Newswise — ITHACA, N.Y. -- An interdisciplinary team led by Cornell has received a five-year grant to launch a new center for engineering, testing and commercializing point-of-care diagnostic devices that will have international reach.
The center, Point of Care Technologies for Nutrition, Infection and Cancer for Global Health (PORTENT), will be led by David Erickson, the Sibley College Professor of Mechanical Engineering in Cornell Engineering, and Dr. Saurabh Mehta, the Janet and Gordon Lankton Professor in the Division of Nutritional Sciences, which is housed jointly in the College of Human Ecology and College of Agriculture and Life Sciences.
PORTENT will be funded by the National Institute of Biomedical Imaging and Bioengineering (NIBIB), Fogarty International Center and the National Center for Complementary and Integrative Health – components of the National Institutes of Health.
“The center can be imagined as an incubator, taking mid-stage technologies for nutrition, infection and cancer, with particular relevance to global health, where we will provide them the technological development support, funding to move their work forward, and expertise in validating and disseminating their work,” Mehta said.
The center is the latest addition to NIBIB’s series of initiatives that develop and disseminate technologies with clinical applications through multidisciplinary partnerships, such as one that accelerated the production of rapid diagnostics for SARS-CoV-2.
Partnering with Cornell in PORTENT will be a number of universities and health organizations. New technologies will be validated at four clinical sites: Weill Cornell Medicine in New York City; St. John’s Research Institute in India; the Escuela Superior Politécnica del Litoral in Ecuador; and the Infectious Diseases Institute in Kampala in Uganda. This clinical and validation core will be co-led by Dr. Marshall Glesby, professor of medicine in the Division of Infectious Diseases at Weill Cornell Medicine, and Julia Finkelstein, associate professor of epidemiology and nutrition in the Division of Nutritional Sciences.
Teams at McGill University and Columbia University, led by McGill professor Dr. Nitika Pai and Columbia professor Samuel Sia, will provide training and help build capacity for the developers as they tailor their technology and develop business plans to bring their products from lab to market.
The PORTENT center will operate under the auspices of the Office of the Vice Provost for Research and will also be supported by Cornell Engineering and the College of Human Ecology.
The need for affordable point-of-care diagnostics was highlighted in a 2021 report from the Lancet Diagnostics Commission that noted that nearly half of the world’s population does not have access to testing for primary care.
“How do we make impact in a much-needed area right now and amplify or multiply it? That basically is the goal,” Mehta said. “We have been doing this through individual projects. We have worked with almost all of the included partners on this center, individually or in some capacity. This center brings all of that under a single umbrella for maximal real-world impact.”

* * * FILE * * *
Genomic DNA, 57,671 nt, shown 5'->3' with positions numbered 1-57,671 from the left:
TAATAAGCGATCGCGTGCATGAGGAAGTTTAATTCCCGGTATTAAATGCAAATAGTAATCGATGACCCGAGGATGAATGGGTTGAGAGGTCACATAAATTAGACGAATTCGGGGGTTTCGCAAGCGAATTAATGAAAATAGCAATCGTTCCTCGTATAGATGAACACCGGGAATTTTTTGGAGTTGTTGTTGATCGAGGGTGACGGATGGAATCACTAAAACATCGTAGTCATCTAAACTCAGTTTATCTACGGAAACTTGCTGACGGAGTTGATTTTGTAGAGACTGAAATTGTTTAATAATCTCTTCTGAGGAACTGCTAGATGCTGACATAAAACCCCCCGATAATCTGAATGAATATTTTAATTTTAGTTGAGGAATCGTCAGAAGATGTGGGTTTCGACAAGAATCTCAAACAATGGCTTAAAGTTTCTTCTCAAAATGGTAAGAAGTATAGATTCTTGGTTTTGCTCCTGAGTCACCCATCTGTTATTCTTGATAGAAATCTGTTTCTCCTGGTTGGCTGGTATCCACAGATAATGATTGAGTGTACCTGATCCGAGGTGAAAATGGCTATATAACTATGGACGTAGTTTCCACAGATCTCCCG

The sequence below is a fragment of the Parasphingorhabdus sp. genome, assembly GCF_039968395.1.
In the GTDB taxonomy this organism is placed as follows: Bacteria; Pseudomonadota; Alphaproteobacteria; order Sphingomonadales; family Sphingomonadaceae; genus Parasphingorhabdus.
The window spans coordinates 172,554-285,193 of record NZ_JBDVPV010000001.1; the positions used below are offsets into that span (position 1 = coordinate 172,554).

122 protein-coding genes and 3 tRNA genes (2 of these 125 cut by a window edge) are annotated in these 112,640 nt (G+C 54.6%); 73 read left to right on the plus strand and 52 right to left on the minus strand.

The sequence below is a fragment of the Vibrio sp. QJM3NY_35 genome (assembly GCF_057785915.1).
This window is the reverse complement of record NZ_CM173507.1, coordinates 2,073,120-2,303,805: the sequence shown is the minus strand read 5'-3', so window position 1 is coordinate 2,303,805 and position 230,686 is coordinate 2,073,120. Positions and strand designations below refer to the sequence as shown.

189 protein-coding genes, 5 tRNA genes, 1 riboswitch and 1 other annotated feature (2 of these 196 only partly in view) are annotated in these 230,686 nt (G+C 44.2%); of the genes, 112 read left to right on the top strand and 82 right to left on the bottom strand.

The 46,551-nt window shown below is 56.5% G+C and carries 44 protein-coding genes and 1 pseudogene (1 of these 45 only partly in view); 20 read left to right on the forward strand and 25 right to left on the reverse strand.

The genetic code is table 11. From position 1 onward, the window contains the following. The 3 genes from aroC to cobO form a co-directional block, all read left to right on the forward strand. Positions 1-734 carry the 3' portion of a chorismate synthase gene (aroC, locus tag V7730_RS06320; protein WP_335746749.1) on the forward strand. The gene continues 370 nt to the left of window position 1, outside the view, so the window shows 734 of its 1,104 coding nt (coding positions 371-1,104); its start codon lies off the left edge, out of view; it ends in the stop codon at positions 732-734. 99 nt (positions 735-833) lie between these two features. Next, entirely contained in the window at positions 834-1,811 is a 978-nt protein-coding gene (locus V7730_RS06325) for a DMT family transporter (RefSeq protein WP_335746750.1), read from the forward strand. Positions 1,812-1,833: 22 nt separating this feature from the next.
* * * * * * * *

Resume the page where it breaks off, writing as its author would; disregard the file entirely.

Erickson and Mehta began collaborating more than a decade ago, combining Erickson’s technological and engineering know-how with Mehta’s expertise in nutrition and health to create portable systems that have the ability to generate diagnostic results for patients quickly at the point of care, accelerating the speed of accurate diagnosis – and eventually treatment.
One of their joint efforts, a low-cost, rapid test to detect iron and vitamin A deficiencies to screen for anemia, will be among the initial projects PORTENT will focus on in its first year, along with tests for cervical cancer, sexually transmitted diseases and malaria.
Erickson sees PORTENT as benefiting two types of developers: those who have a problem and those who have a solution.
“If you’re the person with a clinical problem and an idea that there’s a need for a particular type of diagnostic that might offer a solution in this setting, then you would come to us and we provide some funding and resources to develop a technology or connect you with somebody else who’s developing a technology,” he said. “If you’re the solution person, that means you’ve got this technology, you’ve done some level of validation on it, and you think there’s a real opportunity to test this out on a particular disease. We can provide the funds to enable that to happen.”
In the next five years, the center plans to: launch 20 projects, 30% of which will be outside the U.S.; enroll 15 teams into its Global Health Lab-to-Market accelerator program; train 30 health-care workers from low- and middle-income countries to use point-of-care technologies; and provide more than 20 clinical rotations for technology developers.
“What I’m looking forward to is making things happen in a bigger way than we can do by ourselves and raising the profile of this type of technology development and research, and the importance of it, in the United States,” Erickson said.
Mehta agreed that the center’s collaborative spirit is key to spurring the kind of technological development that will make a difference for global populations as soon as possible.
“We want to find solutions for problems today,” Mehta said. “What can we implement today? And can we make it affordable and accessible? That’s where the point-of-care technologies and the purpose of this center converge.”